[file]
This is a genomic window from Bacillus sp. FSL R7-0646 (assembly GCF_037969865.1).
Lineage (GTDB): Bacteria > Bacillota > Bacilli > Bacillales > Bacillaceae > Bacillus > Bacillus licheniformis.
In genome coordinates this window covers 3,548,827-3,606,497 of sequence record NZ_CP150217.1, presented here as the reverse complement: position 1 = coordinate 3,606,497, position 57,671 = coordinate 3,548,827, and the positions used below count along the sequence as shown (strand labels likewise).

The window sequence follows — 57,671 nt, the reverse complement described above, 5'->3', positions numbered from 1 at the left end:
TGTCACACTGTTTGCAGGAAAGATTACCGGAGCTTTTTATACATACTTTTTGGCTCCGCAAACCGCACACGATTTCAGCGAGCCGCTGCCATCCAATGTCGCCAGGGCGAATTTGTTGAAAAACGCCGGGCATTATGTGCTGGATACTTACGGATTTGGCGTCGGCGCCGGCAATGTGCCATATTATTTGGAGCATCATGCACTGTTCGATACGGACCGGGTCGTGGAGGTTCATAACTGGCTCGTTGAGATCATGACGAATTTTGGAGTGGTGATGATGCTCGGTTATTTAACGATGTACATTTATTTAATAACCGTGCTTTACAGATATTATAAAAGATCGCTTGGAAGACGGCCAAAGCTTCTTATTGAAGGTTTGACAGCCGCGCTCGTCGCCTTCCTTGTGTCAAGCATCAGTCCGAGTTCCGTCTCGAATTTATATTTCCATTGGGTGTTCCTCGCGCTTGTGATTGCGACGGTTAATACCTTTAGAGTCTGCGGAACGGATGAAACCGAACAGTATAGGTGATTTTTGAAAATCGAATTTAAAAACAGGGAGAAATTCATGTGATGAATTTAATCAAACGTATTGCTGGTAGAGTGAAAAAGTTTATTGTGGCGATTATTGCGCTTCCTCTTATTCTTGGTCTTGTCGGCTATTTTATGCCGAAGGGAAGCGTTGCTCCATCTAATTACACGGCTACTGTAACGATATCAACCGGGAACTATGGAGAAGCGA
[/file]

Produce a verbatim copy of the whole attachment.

This is a genomic window from Bacillus sp. FSL R7-0646 (assembly GCF_037969865.1).
Lineage (GTDB): Bacteria > Bacillota > Bacilli > Bacillales > Bacillaceae > Bacillus > Bacillus licheniformis.
In genome coordinates this window covers 3,548,827-3,606,497 of sequence record NZ_CP150217.1, presented here as the reverse complement: position 1 = coordinate 3,606,497, position 57,671 = coordinate 3,548,827, and the positions used below count along the sequence as shown (strand labels likewise).

The window sequence follows — 57,671 nt, the reverse complement described above, 5'->3', positions numbered from 1 at the left end:
TGTCACACTGTTTGCAGGAAAGATTACCGGAGCTTTTTATACATACTTTTTGGCTCCGCAAACCGCACACGATTTCAGCGAGCCGCTGCCATCCAATGTCGCCAGGGCGAATTTGTTGAAAAACGCCGGGCATTATGTGCTGGATACTTACGGATTTGGCGTCGGCGCCGGCAATGTGCCATATTATTTGGAGCATCATGCACTGTTCGATACGGACCGGGTCGTGGAGGTTCATAACTGGCTCGTTGAGATCATGACGAATTTTGGAGTGGTGATGATGCTCGGTTATTTAACGATGTACATTTATTTAATAACCGTGCTTTACAGATATTATAAAAGATCGCTTGGAAGACGGCCAAAGCTTCTTATTGAAGGTTTGACAGCCGCGCTCGTCGCCTTCCTTGTGTCAAGCATCAGTCCGAGTTCCGTCTCGAATTTATATTTCCATTGGGTGTTCCTCGCGCTTGTGATTGCGACGGTTAATACCTTTAGAGTCTGCGGAACGGATGAAACCGAACAGTATAGGTGATTTTTGAAAATCGAATTTAAAAACAGGGAGAAATTCATGTGATGAATTTAATCAAACGTATTGCTGGTAGAGTGAAAAAGTTTATTGTGGCGATTATTGCGCTTCCTCTTATTCTTGGTCTTGTCGGCTATTTTATGCCGAAGGGAAGCGTTGCTCCATCTAATTACACGGCTACTGTAACGATATCAACCGGGAACTATGGAGAAGCGA